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UNM offers early retirement to some employees to save money

A student walks through the Cornell Mall at the University of New Mexico on Tuesday. As it faces budget cuts, the university is asking hundreds of employees to consider retiring early. (Jim Thompson/Albuquerque Journal)

Copyright © 2020 Albuquerque Journal

Hundreds of University of New Mexico employees have been asked to consider retirement as part of an effort to curb costs after a budget cut at the state’s flagship university.

UNM recently sent out information to 628 employees asking them to consider a “Voluntary Retirement Incentive Option,” which will pay a lump sum of up to 25% of the base salary to faculty or staff who choose to retire, Daniel Jiron, a spokesman for the university, said in an email.

He said UNM’s administration approved the program after obtaining agreement from the unions at UNM.

Jiron said that UNM sent notices to 628 employees but that additional employees could be eligible because of prior employment. The university is holding virtual town halls for employees throughout the month to discuss the program.

Jiron said the program will be funded with savings from those who choose to participate, so the university doesn’t have an estimate of how much it will cost or ultimately save.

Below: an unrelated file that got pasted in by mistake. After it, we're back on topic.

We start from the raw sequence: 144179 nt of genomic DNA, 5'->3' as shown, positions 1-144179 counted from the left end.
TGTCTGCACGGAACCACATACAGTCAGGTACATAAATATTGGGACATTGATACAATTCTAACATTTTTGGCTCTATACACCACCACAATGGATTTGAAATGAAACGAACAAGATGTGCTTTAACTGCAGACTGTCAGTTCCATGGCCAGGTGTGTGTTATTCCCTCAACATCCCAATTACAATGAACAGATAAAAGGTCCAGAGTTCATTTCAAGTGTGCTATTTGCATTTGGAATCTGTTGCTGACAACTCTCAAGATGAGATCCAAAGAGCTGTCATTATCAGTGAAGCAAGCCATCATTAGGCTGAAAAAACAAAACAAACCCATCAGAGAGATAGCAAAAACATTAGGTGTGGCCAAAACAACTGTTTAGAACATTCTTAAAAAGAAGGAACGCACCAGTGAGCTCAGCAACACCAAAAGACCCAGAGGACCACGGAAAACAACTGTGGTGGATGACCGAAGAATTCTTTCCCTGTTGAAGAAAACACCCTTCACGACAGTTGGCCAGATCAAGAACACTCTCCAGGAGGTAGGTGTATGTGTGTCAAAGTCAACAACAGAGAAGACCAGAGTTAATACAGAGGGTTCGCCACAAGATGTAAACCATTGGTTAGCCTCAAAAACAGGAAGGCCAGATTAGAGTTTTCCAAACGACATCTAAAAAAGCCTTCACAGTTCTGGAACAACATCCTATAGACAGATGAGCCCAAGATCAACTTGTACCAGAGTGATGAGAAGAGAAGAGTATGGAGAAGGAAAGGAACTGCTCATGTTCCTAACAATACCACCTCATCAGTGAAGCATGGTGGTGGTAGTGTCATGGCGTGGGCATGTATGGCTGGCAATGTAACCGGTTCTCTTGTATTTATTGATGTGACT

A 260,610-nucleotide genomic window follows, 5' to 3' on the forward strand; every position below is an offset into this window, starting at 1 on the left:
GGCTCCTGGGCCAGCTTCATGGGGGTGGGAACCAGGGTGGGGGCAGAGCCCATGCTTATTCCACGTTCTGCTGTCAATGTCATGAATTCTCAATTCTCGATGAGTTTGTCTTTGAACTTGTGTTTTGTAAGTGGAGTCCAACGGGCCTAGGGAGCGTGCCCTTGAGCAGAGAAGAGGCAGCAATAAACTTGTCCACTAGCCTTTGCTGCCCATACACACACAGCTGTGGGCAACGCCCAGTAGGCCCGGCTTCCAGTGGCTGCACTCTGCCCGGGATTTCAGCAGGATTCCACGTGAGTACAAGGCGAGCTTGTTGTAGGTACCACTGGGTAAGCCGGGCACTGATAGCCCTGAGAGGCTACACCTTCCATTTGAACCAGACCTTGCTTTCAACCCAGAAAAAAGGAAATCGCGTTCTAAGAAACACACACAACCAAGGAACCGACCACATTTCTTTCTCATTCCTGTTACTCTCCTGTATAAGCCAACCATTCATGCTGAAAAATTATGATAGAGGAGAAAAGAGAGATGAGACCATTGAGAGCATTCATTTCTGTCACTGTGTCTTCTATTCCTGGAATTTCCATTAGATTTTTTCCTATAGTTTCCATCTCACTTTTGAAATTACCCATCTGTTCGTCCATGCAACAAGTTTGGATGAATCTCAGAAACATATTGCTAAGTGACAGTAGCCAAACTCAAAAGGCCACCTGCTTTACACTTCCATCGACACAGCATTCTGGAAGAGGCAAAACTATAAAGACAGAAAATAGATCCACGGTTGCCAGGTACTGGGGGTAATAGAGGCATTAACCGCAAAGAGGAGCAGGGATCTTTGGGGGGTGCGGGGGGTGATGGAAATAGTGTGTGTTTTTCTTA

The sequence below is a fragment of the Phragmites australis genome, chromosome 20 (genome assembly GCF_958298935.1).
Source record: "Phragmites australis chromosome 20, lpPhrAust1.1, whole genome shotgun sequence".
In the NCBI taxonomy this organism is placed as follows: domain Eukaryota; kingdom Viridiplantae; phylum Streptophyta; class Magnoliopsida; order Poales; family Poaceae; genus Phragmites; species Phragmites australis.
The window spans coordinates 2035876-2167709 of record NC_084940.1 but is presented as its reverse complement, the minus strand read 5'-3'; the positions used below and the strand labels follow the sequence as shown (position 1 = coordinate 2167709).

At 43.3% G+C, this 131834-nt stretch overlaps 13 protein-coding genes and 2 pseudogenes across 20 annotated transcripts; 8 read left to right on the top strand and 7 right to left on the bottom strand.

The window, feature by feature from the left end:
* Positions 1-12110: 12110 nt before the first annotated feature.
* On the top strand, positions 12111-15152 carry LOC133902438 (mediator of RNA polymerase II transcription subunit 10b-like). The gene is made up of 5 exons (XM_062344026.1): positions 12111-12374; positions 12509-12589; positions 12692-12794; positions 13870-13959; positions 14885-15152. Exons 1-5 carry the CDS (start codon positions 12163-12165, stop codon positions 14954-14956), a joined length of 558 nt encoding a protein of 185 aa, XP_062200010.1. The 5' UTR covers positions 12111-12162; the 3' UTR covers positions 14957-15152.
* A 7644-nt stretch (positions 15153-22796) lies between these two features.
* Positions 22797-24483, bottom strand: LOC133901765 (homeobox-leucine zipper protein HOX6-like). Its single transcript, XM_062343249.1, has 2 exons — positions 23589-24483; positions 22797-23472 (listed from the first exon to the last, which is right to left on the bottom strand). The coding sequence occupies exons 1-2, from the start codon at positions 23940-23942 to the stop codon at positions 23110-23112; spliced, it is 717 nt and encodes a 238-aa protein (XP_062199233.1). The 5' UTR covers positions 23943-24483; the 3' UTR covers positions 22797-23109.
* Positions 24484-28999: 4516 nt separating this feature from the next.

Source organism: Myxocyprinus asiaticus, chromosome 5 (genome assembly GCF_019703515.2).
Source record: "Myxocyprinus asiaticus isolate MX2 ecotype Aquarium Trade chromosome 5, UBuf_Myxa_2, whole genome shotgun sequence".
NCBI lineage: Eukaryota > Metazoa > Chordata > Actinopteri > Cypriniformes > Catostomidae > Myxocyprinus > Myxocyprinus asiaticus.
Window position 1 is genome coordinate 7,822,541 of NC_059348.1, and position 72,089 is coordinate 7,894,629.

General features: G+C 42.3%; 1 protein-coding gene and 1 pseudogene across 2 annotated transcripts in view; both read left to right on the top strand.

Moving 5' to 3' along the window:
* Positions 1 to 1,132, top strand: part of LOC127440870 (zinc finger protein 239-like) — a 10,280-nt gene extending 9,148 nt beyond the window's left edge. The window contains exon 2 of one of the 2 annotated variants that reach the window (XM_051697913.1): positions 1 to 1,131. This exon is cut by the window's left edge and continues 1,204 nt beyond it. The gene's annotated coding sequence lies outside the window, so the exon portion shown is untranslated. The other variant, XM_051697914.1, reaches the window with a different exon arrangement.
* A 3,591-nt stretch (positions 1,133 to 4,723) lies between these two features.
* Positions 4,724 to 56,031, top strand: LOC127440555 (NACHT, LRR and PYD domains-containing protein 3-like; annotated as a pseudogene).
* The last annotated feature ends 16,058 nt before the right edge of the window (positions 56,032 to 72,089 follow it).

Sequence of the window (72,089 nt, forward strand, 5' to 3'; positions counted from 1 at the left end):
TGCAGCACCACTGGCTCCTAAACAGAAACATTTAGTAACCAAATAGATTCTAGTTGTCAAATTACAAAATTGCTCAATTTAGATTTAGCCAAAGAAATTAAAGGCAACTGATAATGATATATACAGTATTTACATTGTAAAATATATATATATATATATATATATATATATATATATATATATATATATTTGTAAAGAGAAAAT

But it is an effort to address recent budget cuts and expected future cuts amid the coronavirus pandemic, according to a web page created about the program, which is voluntary.

“The program provides an incentive payment to retiring individuals that is designed to ultimately achieve a cost savings for the University,” the web page says. “Similar to other universities, UNM is experiencing budget cuts and expects future reductions in spending due to the economic impact of the Coronavirus pandemic.”

Already, UNM is having to rework its finances because of declining revenues linked to the pandemic.

UNM’s state appropriation was cut by about $22 million during a special session this year. The school’s overall main campus operating budget is dropping from $905 million to $872 million after accounting for that and other revenue losses because of, among other things, declining enrollment and lack of athletic ticket revenue.

Campus officials said they will work with different groups on campus as they create specific details about how they will make those cuts.

Representatives with UNM’s faculty union and staff council didn’t respond to a request for comment.

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